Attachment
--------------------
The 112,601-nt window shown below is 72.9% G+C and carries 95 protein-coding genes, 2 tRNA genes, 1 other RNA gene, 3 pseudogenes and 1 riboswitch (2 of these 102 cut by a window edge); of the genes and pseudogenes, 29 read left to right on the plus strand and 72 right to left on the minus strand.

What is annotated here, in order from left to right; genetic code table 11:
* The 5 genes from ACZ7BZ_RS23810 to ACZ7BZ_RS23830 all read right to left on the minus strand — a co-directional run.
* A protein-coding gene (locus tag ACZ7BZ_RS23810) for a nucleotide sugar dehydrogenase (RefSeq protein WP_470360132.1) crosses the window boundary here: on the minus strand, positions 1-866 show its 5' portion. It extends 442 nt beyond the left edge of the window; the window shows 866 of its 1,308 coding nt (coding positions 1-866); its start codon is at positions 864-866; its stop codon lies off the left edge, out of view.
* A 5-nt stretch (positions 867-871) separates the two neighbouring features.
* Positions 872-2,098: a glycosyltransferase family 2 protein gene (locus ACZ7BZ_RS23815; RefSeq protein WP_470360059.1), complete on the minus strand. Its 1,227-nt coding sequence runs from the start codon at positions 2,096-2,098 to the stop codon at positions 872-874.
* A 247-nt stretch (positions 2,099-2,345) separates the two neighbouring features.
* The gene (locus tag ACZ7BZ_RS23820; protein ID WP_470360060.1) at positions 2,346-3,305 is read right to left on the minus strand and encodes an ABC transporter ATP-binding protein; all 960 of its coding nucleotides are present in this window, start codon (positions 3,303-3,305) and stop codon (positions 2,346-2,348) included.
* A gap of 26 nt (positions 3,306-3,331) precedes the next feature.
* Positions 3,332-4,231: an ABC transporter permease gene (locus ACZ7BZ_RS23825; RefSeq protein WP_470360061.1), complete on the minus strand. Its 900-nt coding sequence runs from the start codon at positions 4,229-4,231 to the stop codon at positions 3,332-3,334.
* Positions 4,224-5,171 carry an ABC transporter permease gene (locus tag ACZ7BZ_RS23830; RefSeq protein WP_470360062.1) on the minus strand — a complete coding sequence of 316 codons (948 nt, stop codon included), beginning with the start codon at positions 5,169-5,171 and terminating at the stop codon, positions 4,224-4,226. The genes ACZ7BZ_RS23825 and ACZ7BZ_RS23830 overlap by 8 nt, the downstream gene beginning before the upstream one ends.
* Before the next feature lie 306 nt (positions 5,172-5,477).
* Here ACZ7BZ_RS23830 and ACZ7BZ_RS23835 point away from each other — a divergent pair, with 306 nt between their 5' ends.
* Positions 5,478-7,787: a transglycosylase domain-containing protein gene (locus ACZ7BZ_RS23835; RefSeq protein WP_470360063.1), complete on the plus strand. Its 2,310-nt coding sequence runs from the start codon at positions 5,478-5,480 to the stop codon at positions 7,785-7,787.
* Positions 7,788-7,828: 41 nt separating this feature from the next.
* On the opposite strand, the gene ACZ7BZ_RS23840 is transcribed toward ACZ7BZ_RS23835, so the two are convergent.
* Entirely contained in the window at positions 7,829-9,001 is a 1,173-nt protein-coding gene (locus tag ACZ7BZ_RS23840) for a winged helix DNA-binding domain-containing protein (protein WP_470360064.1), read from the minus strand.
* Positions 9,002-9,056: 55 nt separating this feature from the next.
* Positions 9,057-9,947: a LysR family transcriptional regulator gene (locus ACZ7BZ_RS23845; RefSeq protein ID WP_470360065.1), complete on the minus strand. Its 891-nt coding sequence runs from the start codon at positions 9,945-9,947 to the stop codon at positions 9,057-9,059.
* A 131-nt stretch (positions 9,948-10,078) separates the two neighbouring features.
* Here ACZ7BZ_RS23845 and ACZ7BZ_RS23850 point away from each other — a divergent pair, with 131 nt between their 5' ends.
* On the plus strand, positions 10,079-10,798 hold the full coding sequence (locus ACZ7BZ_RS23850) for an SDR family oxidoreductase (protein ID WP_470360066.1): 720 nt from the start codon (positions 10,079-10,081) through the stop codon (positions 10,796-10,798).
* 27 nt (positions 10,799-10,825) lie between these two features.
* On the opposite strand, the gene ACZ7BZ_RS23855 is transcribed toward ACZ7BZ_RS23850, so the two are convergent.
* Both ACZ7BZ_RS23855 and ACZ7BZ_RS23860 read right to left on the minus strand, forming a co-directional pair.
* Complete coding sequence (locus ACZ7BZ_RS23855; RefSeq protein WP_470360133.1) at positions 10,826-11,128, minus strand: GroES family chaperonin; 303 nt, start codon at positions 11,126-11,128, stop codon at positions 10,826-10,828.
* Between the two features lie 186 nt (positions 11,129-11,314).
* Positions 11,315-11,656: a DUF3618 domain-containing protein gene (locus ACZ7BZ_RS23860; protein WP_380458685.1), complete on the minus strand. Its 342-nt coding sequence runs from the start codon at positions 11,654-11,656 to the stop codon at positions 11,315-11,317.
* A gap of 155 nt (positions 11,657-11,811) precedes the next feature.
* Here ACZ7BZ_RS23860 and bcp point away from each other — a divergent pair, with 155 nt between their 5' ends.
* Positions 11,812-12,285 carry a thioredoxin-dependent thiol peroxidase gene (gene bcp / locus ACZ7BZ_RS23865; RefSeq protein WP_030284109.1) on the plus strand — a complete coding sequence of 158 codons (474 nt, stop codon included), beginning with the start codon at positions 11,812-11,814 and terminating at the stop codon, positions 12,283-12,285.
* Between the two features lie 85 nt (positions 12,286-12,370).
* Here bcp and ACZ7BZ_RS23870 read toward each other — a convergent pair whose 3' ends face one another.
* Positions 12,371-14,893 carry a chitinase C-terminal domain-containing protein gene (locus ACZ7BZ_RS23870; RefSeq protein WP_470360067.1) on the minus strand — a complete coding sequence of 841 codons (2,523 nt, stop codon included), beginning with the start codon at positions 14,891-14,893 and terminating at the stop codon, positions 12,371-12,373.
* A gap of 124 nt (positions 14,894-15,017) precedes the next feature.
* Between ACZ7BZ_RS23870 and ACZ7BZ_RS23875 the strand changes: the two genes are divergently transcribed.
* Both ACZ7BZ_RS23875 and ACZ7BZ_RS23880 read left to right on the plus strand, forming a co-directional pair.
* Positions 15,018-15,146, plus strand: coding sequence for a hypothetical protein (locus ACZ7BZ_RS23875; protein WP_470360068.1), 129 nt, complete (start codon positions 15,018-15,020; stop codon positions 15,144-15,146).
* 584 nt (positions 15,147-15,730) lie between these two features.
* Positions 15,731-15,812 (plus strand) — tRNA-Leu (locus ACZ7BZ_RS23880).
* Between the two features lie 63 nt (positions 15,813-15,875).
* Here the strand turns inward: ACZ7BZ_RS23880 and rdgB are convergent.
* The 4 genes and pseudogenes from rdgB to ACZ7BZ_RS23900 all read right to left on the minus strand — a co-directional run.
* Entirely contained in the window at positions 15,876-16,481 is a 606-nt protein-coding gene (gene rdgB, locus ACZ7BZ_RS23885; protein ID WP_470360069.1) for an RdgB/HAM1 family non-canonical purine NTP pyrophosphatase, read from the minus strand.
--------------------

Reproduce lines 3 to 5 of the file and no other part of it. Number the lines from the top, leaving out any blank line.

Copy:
* The 5 genes from ACZ7BZ_RS23810 to ACZ7BZ_RS23830 all read right to left on the minus strand — a co-directional run.
* A protein-coding gene (locus tag ACZ7BZ_RS23810) for a nucleotide sugar dehydrogenase (RefSeq protein WP_470360132.1) crosses the window boundary here: on the minus strand, positions 1-866 show its 5' portion. It extends 442 nt beyond the left edge of the window; the window shows 866 of its 1,308 coding nt (coding positions 1-866); its start codon is at positions 864-866; its stop codon lies off the left edge, out of view.
* A 5-nt stretch (positions 867-871) separates the two neighbouring features.